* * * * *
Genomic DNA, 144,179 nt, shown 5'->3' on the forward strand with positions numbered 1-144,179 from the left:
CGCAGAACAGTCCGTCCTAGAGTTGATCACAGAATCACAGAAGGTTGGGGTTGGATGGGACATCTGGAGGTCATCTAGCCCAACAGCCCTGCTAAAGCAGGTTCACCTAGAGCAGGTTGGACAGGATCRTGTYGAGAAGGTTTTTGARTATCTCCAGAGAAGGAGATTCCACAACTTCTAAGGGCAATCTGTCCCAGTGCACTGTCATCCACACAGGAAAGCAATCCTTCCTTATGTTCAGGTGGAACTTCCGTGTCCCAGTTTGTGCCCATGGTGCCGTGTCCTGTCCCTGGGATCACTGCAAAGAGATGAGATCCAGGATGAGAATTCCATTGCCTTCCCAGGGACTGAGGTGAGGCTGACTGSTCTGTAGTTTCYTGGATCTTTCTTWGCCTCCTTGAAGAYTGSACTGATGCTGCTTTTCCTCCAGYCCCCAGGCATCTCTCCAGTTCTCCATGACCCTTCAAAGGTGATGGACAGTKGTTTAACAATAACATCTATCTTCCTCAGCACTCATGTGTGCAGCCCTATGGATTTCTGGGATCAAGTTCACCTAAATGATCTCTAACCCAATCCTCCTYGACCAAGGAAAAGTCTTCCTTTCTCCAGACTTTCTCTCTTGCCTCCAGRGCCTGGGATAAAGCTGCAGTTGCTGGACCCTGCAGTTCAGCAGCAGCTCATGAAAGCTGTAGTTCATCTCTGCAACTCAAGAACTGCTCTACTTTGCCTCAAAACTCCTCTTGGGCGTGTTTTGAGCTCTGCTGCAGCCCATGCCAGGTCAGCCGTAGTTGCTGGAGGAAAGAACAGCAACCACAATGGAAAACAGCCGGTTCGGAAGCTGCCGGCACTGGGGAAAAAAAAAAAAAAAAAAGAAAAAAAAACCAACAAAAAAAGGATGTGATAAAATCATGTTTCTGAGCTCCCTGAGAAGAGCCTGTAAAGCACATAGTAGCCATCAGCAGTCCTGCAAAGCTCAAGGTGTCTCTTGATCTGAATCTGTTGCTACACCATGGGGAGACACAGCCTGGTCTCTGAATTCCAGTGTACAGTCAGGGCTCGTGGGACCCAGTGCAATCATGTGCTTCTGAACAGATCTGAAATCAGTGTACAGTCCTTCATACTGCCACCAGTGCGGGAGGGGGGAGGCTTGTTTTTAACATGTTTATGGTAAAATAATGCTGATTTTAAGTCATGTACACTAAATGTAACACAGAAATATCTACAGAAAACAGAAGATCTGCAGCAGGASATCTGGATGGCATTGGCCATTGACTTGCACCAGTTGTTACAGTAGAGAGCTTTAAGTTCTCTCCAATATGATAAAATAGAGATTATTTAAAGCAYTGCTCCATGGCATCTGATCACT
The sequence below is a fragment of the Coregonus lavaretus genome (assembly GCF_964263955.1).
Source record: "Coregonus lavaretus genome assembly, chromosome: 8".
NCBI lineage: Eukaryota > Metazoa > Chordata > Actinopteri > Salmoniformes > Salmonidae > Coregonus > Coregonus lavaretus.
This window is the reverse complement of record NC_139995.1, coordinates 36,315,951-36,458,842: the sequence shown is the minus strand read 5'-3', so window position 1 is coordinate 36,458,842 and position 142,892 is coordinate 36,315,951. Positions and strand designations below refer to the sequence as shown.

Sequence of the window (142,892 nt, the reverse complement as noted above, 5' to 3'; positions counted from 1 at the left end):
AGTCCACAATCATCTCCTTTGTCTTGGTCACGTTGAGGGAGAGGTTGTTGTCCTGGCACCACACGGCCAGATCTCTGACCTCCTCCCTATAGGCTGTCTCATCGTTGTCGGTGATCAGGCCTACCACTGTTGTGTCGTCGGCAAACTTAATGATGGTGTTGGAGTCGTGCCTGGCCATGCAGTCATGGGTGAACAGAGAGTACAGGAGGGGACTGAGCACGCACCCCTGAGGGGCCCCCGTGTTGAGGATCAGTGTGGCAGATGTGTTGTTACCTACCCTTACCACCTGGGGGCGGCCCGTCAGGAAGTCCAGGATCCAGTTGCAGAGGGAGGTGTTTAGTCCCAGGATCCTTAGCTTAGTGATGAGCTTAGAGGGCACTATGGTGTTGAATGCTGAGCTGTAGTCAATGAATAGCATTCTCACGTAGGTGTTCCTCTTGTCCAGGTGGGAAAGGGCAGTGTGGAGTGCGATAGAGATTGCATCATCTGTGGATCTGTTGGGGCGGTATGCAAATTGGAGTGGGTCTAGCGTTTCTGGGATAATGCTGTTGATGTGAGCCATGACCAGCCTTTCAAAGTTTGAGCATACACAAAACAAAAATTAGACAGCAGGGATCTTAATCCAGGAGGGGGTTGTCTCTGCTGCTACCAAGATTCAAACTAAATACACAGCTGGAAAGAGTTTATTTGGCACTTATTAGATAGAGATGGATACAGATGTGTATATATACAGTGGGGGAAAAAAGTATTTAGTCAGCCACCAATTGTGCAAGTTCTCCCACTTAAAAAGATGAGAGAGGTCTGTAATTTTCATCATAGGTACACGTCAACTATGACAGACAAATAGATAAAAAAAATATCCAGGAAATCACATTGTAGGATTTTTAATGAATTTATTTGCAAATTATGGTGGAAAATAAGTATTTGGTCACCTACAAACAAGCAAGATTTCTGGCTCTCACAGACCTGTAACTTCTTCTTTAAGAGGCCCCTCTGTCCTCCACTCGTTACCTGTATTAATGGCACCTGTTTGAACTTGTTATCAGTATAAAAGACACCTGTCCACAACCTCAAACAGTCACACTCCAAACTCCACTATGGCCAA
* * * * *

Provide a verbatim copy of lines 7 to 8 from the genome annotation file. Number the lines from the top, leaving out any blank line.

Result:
Sequence of the window (142,892 nt, the reverse complement as noted above, 5' to 3'; positions counted from 1 at the left end):
AGTCCACAATCATCTCCTTTGTCTTGGTCACGTTGAGGGAGAGGTTGTTGTCCTGGCACCACACGGCCAGATCTCTGACCTCCTCCCTATAGGCTGTCTCATCGTTGTCGGTGATCAGGCCTACCACTGTTGTGTCGTCGGCAAACTTAATGATGGTGTTGGAGTCGTGCCTGGCCATGCAGTCATGGGTGAACAGAGAGTACAGGAGGGGACTGAGCACGCACCCCTGAGGGGCCCCCGTGTTGAGGATCAGTGTGGCAGATGTGTTGTTACCTACCCTTACCACCTGGGGGCGGCCCGTCAGGAAGTCCAGGATCCAGTTGCAGAGGGAGGTGTTTAGTCCCAGGATCCTTAGCTTAGTGATGAGCTTAGAGGGCACTATGGTGTTGAATGCTGAGCTGTAGTCAATGAATAGCATTCTCACGTAGGTGTTCCTCTTGTCCAGGTGGGAAAGGGCAGTGTGGAGTGCGATAGAGATTGCATCATCTGTGGATCTGTTGGGGCGGTATGCAAATTGGAGTGGGTCTAGCGTTTCTGGGATAATGCTGTTGATGTGAGCCATGACCAGCCTTTCAAAGTTTGAGCATACACAAAACAAAAATTAGACAGCAGGGATCTTAATCCAGGAGGGGGTTGTCTCTGCTGCTACCAAGATTCAAACTAAATACACAGCTGGAAAGAGTTTATTTGGCACTTATTAGATAGAGATGGATACAGATGTGTATATATACAGTGGGGGAAAAAAGTATTTAGTCAGCCACCAATTGTGCAAGTTCTCCCACTTAAAAAGATGAGAGAGGTCTGTAATTTTCATCATAGGTACACGTCAACTATGACAGACAAATAGATAAAAAAAATATCCAGGAAATCACATTGTAGGATTTTTAATGAATTTATTTGCAAATTATGGTGGAAAATAAGTATTTGGTCACCTACAAACAAGCAAGATTTCTGGCTCTCACAGACCTGTAACTTCTTCTTTAAGAGGCCCCTCTGTCCTCCACTCGTTACCTGTATTAATGGCACCTGTTTGAACTTGTTATCAGTATAAAAGACACCTGTCCACAACCTCAAACAGTCACACTCCAAACTCCACTATGGCCAA